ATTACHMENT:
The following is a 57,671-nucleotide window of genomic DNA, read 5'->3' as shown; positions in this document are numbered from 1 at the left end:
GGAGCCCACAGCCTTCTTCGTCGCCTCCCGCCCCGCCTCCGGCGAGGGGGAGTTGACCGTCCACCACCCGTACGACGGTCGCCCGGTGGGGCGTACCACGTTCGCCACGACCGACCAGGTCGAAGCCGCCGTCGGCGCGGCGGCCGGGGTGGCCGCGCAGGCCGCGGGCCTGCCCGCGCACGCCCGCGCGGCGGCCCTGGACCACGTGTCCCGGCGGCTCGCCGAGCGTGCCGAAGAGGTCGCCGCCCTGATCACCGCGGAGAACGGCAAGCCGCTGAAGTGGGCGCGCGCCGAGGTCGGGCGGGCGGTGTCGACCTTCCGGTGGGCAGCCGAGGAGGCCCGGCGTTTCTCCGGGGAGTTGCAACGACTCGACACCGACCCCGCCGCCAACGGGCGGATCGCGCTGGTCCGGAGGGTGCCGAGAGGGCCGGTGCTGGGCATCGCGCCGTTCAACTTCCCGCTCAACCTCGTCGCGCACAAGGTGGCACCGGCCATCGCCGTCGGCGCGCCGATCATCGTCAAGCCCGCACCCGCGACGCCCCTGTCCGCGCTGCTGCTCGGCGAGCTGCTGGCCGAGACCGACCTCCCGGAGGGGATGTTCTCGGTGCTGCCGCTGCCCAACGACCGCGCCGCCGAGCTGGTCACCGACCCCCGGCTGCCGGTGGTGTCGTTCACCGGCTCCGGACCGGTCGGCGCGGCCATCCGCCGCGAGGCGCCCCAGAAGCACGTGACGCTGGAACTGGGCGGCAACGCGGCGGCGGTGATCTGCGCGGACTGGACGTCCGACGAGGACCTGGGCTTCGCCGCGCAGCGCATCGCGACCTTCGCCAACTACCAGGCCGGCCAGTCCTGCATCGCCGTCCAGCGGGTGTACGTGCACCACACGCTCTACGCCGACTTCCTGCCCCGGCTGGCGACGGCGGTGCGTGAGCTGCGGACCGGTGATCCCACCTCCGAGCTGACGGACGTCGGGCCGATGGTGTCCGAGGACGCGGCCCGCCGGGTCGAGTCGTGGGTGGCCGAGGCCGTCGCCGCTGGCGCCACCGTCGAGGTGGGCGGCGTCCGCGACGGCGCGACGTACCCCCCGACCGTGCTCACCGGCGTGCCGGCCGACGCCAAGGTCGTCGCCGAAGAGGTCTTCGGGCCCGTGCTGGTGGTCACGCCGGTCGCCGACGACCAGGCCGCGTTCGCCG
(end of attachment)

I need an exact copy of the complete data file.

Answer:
The following is a 57,671-nucleotide window of genomic DNA, read 5'->3' as shown; positions in this document are numbered from 1 at the left end:
GGAGCCCACAGCCTTCTTCGTCGCCTCCCGCCCCGCCTCCGGCGAGGGGGAGTTGACCGTCCACCACCCGTACGACGGTCGCCCGGTGGGGCGTACCACGTTCGCCACGACCGACCAGGTCGAAGCCGCCGTCGGCGCGGCGGCCGGGGTGGCCGCGCAGGCCGCGGGCCTGCCCGCGCACGCCCGCGCGGCGGCCCTGGACCACGTGTCCCGGCGGCTCGCCGAGCGTGCCGAAGAGGTCGCCGCCCTGATCACCGCGGAGAACGGCAAGCCGCTGAAGTGGGCGCGCGCCGAGGTCGGGCGGGCGGTGTCGACCTTCCGGTGGGCAGCCGAGGAGGCCCGGCGTTTCTCCGGGGAGTTGCAACGACTCGACACCGACCCCGCCGCCAACGGGCGGATCGCGCTGGTCCGGAGGGTGCCGAGAGGGCCGGTGCTGGGCATCGCGCCGTTCAACTTCCCGCTCAACCTCGTCGCGCACAAGGTGGCACCGGCCATCGCCGTCGGCGCGCCGATCATCGTCAAGCCCGCACCCGCGACGCCCCTGTCCGCGCTGCTGCTCGGCGAGCTGCTGGCCGAGACCGACCTCCCGGAGGGGATGTTCTCGGTGCTGCCGCTGCCCAACGACCGCGCCGCCGAGCTGGTCACCGACCCCCGGCTGCCGGTGGTGTCGTTCACCGGCTCCGGACCGGTCGGCGCGGCCATCCGCCGCGAGGCGCCCCAGAAGCACGTGACGCTGGAACTGGGCGGCAACGCGGCGGCGGTGATCTGCGCGGACTGGACGTCCGACGAGGACCTGGGCTTCGCCGCGCAGCGCATCGCGACCTTCGCCAACTACCAGGCCGGCCAGTCCTGCATCGCCGTCCAGCGGGTGTACGTGCACCACACGCTCTACGCCGACTTCCTGCCCCGGCTGGCGACGGCGGTGCGTGAGCTGCGGACCGGTGATCCCACCTCCGAGCTGACGGACGTCGGGCCGATGGTGTCCGAGGACGCGGCCCGCCGGGTCGAGTCGTGGGTGGCCGAGGCCGTCGCCGCTGGCGCCACCGTCGAGGTGGGCGGCGTCCGCGACGGCGCGACGTACCCCCCGACCGTGCTCACCGGCGTGCCGGCCGACGCCAAGGTCGTCGCCGAAGAGGTCTTCGGGCCCGTGCTGGTGGTCACGCCGGTCGCCGACGACCAGGCCGCGTTCGCCG